Involvement of transforming growth factor α in the release of luteinizing hormone-releasing hormone from the developing female hypothalamus

Sergio Ojeda, Henryk Urbanski, M. E. Costa, D. F. Hill, M. Moholt-Siebert

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    150 Citations (Scopus)

    Abstract

    Little is known about the presence of trophic factors in the hypothalamus and the role they may play in regulating the functional development of hypothalamic neurons. We have investigated the ability of epidermal growth factor (EGF) and transforming growth factor a (TGF-α) to affect the release of luteinizing hormone-releasing hormone (LHRH), the neuropeptide that controls reproductive development. We have also determined whether the genes encoding EGF and TGF-α are expressed in the prepubertal female hypothalamus. Northern blot analysis of poly(A)+ RNA utilizing a single-stranded EGF cDNA probe failed to reveal the presence of EGF mRNA in either the hypothalamus or the cerebral cortex at any age studied (fetal day 18 to postnatal day 36). In contrast, both a complementary RNA probe and a double-stranded TGF-α cDNA recognized in these regions a 4.5-kilobase (kb) mRNA species identical to TGF-α mRNA. The abundance of TGF-α mRNA was 3-4 times greater in the hypothalamus than in the cerebral cortex. Both EGF and TGF-α (2-100 ng/ml) elicited a dose-related increase in LHRH release from the median eminence of juvenile rats in vitro. They also enhanced prostaglandin E2 (PGE2) release. The transforming growth factors TGF-β1 and -β2 were ineffective. Only a high dose of basic fibroblast growth factor was able to increase LHRH and PGE2 release. Blockade of the EGF receptor transduction mechanism with RG 50864, a selective inhibitor of EGF receptor tyrosine kinase activity, prevented the effect of both EGF and TGF-α on LHRH and PGE2 release but failed to inhibit the stimulatory effect of PGE2 on LHRH release. Inhibition of prostaglandin synthesis abolished the effect of TGF-α on LHRH, indicating that PGE2 mediates TGF-α-induced LHRH release. The results indicate that the effect of EGF and TGF-α on LHRH release is mediated by the EGF/TGF-α receptor and suggest that TGF-α rather than EGF may be the physiological ligand for this interaction. Since in the central nervous system most EGF/TGF-α receptors are located on glial cells, the results also raise the possibility that - at the median eminence - TGF-α action may involve a glial-neuronal interaction, a mechanism by which the trophic factor first stimulates PGE2 release from glial cells, and then PGE2 elicits LHRH from the neuronal terminals.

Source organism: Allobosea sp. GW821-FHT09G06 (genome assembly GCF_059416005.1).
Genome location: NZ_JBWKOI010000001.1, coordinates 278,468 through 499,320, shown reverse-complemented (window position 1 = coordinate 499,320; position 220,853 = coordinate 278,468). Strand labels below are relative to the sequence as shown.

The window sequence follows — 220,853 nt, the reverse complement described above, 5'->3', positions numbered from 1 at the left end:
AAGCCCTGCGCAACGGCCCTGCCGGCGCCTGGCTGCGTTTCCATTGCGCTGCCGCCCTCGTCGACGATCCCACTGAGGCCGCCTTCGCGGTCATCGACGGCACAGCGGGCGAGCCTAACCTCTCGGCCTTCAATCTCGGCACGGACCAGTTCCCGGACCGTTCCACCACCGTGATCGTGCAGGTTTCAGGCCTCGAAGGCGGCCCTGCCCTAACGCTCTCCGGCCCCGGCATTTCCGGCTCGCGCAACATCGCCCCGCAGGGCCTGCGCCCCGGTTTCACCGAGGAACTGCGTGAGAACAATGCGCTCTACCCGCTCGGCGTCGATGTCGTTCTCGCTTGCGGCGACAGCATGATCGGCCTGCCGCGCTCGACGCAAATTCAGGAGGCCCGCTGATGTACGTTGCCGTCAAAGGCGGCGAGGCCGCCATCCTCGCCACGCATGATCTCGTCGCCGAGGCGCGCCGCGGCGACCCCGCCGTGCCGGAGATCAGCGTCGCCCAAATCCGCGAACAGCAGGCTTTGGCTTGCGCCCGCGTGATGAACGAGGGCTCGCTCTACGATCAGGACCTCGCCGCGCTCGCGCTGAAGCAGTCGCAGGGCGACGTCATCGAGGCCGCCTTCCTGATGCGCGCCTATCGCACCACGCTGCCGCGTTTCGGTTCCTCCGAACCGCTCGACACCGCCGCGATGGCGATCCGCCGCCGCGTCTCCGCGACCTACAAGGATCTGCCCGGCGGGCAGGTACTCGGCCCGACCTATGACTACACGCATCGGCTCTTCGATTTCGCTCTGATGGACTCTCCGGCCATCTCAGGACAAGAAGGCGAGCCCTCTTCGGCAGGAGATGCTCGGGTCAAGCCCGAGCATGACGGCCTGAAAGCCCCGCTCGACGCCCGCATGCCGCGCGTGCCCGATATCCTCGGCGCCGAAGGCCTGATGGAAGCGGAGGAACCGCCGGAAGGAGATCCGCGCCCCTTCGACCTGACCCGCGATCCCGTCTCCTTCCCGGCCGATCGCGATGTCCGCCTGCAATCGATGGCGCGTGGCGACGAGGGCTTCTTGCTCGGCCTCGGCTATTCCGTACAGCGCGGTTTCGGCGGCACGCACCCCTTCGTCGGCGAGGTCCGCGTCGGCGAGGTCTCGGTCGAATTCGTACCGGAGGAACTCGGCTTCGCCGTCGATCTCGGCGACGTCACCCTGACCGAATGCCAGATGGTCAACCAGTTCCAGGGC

Original languageEnglish (US)
    Pages (from-to)9698-9702
    Number of pages5
    JournalProceedings of the National Academy of Sciences of the United States of America
    Volume87
    Issue number24
    StatePublished - 1990

    Fingerprint

    Transforming Growth Factors
    Gonadotropin-Releasing Hormone
    Hypothalamus
    Epidermal Growth Factor
    Dinoprostone
    Messenger RNA
    Neuroglia
    Median Eminence
    Growth Factor Receptors
    Epidermal Growth Factor Receptor
    Cerebral Cortex
    Complementary DNA
    RNA Probes
    Complementary RNA
    Fibroblast Growth Factor 2
    Neuropeptides
    Northern Blotting
    Protein-Tyrosine Kinases
    Gestational Age
    Prostaglandins

    Keywords

    • Median eminence
    • Neuropeptide release
    • Prostaglandin e
    • Trophic interactions

    ASJC Scopus subject areas

    • Genetics
    • General

    Cite this